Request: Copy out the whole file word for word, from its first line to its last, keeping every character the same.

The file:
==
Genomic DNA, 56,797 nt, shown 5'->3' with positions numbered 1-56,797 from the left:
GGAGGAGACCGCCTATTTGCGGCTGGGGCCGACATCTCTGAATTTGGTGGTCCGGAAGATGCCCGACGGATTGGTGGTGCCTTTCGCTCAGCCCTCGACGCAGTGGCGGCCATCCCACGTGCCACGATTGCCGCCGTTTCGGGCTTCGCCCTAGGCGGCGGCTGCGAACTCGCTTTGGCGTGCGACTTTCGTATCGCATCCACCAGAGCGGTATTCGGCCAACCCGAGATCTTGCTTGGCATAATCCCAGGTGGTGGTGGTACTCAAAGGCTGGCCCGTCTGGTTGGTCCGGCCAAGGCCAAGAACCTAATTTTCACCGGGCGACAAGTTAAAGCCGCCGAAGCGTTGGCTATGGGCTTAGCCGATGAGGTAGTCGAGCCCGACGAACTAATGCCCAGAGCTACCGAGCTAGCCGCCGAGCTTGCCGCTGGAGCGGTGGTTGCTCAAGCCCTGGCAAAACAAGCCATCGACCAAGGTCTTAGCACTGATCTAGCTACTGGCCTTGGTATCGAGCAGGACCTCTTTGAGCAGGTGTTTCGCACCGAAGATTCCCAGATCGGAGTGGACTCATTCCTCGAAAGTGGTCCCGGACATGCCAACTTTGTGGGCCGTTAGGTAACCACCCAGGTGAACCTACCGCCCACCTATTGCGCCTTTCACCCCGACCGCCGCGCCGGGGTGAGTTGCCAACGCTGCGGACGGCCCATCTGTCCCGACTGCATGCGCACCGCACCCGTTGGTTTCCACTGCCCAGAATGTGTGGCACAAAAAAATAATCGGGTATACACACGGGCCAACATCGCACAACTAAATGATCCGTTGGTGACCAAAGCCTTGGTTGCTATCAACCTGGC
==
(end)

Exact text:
Genomic DNA, 56,797 nt, shown 5'->3' with positions numbered 1-56,797 from the left:
GGAGGAGACCGCCTATTTGCGGCTGGGGCCGACATCTCTGAATTTGGTGGTCCGGAAGATGCCCGACGGATTGGTGGTGCCTTTCGCTCAGCCCTCGACGCAGTGGCGGCCATCCCACGTGCCACGATTGCCGCCGTTTCGGGCTTCGCCCTAGGCGGCGGCTGCGAACTCGCTTTGGCGTGCGACTTTCGTATCGCATCCACCAGAGCGGTATTCGGCCAACCCGAGATCTTGCTTGGCATAATCCCAGGTGGTGGTGGTACTCAAAGGCTGGCCCGTCTGGTTGGTCCGGCCAAGGCCAAGAACCTAATTTTCACCGGGCGACAAGTTAAAGCCGCCGAAGCGTTGGCTATGGGCTTAGCCGATGAGGTAGTCGAGCCCGACGAACTAATGCCCAGAGCTACCGAGCTAGCCGCCGAGCTTGCCGCTGGAGCGGTGGTTGCTCAAGCCCTGGCAAAACAAGCCATCGACCAAGGTCTTAGCACTGATCTAGCTACTGGCCTTGGTATCGAGCAGGACCTCTTTGAGCAGGTGTTTCGCACCGAAGATTCCCAGATCGGAGTGGACTCATTCCTCGAAAGTGGTCCCGGACATGCCAACTTTGTGGGCCGTTAGGTAACCACCCAGGTGAACCTACCGCCCACCTATTGCGCCTTTCACCCCGACCGCCGCGCCGGGGTGAGTTGCCAACGCTGCGGACGGCCCATCTGTCCCGACTGCATGCGCACCGCACCCGTTGGTTTCCACTGCCCAGAATGTGTGGCACAAAAAAATAATCGGGTATACACACGGGCCAACATCGCACAACTAAATGATCCGTTGGTGACCAAAGCCTTGGTTGCTATCAACCTGGC